Few issues are more polarized in today’s Canada than how best to improve the economy and the environment at the same time. Many think it is simply not possible, and that better environmental outcomes are only possible by paying a significant economic price. Chris Ragan, an Economics professor at McGill and also the Chair of the recently created "Ecofiscal Commission”, will discuss an effective and practical path forward for Canadian policymakers at all levels of government. He will focus on the creation of the Commission, the central findings from its first two reports, and the issues yet to be explored over the next few years. He will also address the difficulty of bridging the gap between academics and policymakers, and why it is so crucial to Canada’s future.
Jan. 14: Improving the design and discovery of personalized treatment strategies using methods from artificial intelligence
By Joelle Pineau (Associate Professor and William Dawson Scholar at the School of Computer Science, McGill)
In this talk we will explore new methods for automatically discovering and optimizing sequential treatments for chronic and life-threatening diseases using approaches from computer science. The methods we propose are based on algorithms developed in Artificial Intelligence and Machine Learning to learn directly from data. In particular, we will focus on how we can use data collected in multi-stage sequential trials to automatically generate treatment strategies that are tailored to patient characteristics and time-dependent outcomes. We will show how this approach is being used to learn adaptive neurostimulation policies for the treatment of epilepsy. Brief examples will be drawn from some of our other projects, including developing new long-term treatment strategies for mental illness, diabetes and cancer.
Feb. 11: How do groups of people coordinate their actions? Extending beyond individuals and pairs
By Caroline Palmer (Canada Research Chair, Cognitive Neuroscience of Performance; Professor, Dept. of Psychology, McGill)
Speakers, singers, athletes, and even furniture movers must work together with their teammates or partners to coordinate the timing of their actions. The timing of speech and music - two human behaviours that demonstrate our speed and flexibility - must be precise for successful communication. I will give examples from ensemble music performances to address questions such as: how does the balance and stability of relationships among group members change, as the group size changes? How do roles such as leadership influence temporal coordination? I will describe experiments with performing musicians, and computational models that predict when coordination is successful and when it fails.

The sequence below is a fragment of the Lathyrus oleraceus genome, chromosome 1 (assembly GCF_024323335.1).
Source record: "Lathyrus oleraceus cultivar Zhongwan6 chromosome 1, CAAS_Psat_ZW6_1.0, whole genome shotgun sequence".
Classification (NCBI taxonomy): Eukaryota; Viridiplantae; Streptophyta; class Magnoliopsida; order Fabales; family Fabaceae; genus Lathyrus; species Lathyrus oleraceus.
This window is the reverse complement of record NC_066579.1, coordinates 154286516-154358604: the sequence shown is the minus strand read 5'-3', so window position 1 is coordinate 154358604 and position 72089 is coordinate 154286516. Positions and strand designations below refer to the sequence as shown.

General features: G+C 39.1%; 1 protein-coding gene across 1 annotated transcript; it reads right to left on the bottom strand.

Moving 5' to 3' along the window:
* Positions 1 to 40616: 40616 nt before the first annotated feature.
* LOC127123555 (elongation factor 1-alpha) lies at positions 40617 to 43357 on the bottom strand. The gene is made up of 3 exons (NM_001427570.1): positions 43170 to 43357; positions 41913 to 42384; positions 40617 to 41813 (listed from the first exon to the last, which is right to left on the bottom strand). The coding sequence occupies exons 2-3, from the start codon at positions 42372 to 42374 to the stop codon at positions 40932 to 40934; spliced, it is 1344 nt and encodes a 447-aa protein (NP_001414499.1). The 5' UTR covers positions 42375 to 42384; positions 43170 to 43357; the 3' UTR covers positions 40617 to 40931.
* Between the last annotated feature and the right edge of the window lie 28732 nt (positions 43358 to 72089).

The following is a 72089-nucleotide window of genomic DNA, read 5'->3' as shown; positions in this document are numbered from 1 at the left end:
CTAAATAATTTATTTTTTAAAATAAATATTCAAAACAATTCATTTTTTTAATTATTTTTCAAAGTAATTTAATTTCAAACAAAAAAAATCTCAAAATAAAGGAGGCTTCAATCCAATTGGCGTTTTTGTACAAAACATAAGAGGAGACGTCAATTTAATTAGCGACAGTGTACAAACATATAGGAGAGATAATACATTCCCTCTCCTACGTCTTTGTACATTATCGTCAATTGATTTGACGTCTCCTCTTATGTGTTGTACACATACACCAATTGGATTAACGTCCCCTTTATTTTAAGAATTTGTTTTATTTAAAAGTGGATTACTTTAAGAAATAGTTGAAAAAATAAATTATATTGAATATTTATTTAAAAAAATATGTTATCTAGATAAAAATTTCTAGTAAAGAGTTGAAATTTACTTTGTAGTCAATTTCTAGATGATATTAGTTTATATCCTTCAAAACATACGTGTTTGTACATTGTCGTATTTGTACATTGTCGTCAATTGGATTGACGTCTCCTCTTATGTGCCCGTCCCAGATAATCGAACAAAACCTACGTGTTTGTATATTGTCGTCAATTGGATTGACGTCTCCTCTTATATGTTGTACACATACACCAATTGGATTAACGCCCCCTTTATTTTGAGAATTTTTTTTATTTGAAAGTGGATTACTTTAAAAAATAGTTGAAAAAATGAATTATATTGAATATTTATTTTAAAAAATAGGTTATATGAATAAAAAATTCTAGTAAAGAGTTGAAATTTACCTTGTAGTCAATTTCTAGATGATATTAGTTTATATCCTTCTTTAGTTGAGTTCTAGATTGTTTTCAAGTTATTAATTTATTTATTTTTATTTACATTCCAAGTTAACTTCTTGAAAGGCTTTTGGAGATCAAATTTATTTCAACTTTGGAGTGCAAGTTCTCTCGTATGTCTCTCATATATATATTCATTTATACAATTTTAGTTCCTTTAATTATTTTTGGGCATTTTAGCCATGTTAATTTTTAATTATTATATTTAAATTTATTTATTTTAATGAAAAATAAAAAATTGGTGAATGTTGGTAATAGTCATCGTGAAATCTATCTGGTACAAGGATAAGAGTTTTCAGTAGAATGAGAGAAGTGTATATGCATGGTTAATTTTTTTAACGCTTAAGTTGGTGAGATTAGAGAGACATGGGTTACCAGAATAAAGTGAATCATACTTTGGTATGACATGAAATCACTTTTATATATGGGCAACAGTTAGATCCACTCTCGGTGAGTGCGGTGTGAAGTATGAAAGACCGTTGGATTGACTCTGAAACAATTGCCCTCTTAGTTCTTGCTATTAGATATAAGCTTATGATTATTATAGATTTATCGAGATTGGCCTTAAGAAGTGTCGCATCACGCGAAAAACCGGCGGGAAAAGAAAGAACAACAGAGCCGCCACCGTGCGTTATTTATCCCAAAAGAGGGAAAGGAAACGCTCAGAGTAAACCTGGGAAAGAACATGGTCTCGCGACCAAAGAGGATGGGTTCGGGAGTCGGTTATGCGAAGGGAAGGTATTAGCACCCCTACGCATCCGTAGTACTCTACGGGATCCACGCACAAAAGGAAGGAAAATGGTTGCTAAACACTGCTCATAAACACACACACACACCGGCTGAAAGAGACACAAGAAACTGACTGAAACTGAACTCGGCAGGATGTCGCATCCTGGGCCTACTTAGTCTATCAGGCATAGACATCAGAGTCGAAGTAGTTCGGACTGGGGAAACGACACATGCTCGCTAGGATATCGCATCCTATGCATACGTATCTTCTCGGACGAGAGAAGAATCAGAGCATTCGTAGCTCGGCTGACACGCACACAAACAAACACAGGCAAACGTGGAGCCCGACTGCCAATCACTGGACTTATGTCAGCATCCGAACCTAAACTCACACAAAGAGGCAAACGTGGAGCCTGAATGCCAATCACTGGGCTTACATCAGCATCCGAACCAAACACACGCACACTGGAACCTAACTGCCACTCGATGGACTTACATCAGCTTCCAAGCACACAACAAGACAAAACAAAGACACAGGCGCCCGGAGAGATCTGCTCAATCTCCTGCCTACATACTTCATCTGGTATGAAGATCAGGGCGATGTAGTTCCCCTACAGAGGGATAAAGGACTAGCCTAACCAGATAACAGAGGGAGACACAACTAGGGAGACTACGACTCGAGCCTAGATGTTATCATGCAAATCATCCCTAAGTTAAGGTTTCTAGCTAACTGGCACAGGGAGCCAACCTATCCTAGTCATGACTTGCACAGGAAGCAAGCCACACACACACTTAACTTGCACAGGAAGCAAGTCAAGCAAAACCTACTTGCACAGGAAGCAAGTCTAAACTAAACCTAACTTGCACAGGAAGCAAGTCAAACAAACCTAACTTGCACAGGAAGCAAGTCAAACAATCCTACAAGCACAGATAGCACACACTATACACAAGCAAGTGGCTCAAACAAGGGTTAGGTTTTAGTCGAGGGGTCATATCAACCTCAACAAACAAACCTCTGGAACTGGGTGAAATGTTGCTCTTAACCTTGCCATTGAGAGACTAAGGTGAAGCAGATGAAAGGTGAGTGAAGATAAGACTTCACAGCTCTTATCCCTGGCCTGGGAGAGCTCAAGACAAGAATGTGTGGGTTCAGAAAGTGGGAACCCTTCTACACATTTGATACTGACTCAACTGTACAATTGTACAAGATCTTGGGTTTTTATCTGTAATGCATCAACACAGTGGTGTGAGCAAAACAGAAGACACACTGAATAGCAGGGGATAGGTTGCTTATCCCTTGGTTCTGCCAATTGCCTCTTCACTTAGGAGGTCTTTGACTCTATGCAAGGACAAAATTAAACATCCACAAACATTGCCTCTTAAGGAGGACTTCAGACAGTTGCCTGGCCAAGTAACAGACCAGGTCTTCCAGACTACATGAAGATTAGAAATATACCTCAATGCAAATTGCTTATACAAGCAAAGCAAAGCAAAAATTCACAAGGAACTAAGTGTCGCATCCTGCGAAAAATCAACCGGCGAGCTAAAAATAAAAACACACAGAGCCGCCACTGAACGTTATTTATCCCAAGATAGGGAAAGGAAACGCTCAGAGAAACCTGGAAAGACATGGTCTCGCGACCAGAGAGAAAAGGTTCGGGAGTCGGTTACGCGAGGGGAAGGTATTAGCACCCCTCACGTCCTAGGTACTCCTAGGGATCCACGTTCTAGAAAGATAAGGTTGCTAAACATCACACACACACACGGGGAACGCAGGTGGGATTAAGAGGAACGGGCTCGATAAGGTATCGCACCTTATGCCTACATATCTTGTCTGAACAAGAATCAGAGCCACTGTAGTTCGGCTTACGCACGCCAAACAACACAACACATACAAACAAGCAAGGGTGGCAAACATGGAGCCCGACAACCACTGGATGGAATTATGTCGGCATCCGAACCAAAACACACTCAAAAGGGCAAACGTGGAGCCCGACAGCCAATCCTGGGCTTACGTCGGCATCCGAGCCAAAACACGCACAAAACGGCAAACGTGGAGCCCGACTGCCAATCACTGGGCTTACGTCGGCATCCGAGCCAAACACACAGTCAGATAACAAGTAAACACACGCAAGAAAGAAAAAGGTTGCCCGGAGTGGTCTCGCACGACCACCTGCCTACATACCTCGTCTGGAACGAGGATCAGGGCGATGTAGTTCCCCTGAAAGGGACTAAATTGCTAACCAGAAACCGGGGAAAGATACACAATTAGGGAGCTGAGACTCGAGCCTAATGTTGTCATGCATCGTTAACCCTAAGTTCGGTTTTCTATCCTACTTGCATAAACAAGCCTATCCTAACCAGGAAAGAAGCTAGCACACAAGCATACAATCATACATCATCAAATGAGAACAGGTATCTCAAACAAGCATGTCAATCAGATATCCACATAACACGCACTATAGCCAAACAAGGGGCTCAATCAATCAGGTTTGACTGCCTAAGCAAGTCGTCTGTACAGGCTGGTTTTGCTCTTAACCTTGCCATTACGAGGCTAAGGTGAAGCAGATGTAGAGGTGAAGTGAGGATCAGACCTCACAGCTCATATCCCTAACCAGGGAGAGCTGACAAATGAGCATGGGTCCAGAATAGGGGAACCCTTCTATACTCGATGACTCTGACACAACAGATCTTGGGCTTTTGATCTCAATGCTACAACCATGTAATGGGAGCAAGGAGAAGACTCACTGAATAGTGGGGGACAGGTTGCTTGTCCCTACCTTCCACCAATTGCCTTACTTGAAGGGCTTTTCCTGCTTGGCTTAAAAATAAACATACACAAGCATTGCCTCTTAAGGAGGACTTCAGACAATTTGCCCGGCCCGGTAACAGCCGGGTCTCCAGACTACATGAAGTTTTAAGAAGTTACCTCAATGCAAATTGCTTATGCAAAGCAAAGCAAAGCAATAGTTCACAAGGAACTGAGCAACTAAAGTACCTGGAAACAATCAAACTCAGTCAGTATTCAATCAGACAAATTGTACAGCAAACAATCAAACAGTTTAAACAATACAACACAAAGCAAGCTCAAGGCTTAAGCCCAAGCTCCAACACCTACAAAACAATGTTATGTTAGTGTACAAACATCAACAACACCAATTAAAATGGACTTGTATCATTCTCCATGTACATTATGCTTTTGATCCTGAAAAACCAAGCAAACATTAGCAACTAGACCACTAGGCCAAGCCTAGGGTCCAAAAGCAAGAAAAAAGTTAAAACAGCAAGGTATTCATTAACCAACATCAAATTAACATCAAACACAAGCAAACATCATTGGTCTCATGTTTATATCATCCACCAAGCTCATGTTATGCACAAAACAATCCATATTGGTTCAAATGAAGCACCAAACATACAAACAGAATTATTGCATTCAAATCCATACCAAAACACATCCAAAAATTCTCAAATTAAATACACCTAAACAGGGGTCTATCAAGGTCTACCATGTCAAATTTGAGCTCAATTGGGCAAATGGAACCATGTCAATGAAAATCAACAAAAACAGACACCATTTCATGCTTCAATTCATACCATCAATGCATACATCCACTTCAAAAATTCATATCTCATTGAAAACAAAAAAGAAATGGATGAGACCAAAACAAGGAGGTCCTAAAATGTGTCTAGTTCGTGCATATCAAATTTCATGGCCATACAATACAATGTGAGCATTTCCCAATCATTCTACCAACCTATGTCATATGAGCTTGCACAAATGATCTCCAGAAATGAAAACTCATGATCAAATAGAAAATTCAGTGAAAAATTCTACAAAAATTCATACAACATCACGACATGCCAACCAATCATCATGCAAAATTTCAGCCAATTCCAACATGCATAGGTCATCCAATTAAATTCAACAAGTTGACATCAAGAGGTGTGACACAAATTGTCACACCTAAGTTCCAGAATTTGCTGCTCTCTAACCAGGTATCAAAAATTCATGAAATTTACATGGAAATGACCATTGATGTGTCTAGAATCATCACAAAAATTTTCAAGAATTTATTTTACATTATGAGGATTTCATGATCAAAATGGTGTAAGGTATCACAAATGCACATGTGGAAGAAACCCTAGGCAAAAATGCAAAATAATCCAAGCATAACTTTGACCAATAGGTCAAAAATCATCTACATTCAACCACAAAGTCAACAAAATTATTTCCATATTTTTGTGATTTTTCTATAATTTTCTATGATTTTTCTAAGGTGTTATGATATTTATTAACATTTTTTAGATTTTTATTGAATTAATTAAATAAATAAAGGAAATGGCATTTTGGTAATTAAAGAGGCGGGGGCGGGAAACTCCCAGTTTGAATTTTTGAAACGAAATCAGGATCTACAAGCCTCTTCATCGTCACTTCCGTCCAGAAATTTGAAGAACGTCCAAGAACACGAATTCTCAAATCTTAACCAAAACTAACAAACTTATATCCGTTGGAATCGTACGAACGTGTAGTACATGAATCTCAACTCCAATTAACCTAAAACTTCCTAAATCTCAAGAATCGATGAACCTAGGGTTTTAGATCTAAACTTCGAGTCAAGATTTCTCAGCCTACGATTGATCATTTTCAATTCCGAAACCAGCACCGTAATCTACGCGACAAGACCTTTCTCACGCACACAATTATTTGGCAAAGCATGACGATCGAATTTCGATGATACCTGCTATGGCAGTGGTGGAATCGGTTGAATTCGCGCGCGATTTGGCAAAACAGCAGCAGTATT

March 10: Some reflections on gold’s glitter and gloom
By Nil Basu (Canada Research Chair in Environmental Health Sciences; Associate Professor, Dept. of Natural Resource Sciences, Faculty of Agricultural and Environmental Sciences, McGill)
Do you know where you gold comes from? Perhaps it may come as a surprise that a large amount of the world’s gold comes from the artisanal gold mining sector. Found in 70 countries worldwide (mainly in the low- and middle-income bracket), the sector provides employment for 15 million miners and more than 100 million people live in such mining communities. Profits abound yet for all its glitter, the sector is notoriously unsafe. Artisanal gold mining is an inherently risky activity with documented adverse impacts on public health and ecosystem quality. The push/pull nature of this industry are synonymous with my shifting views, and in the lecture I will share my encounters with the sector – from our scientific endeavors and outreach activities to my personal anecdotes and cultural awakenings – and get you thinking about the glitter and gloom of your gold assets.
April 14: Spies and lies - Cold war science, the CIA, and the case against Ewen Cameron
By Andrea Tone (Canada Research Chair in the Social History of Medicine; Faculty of Medicine, McGill)
This talk revisits the history of the CIA-funded mind control program, MK-ULTRA, which funded the research and patient treatments of Dr. Ewen Cameron, the chair of McGill's psychiatry department, during the Cold War. Drawing on newly available archival materials, oral histories, and other sources, it explores and historicizes MK-ULTRA's' objectives, Cameron's work, and the controversy and legacy both engendered.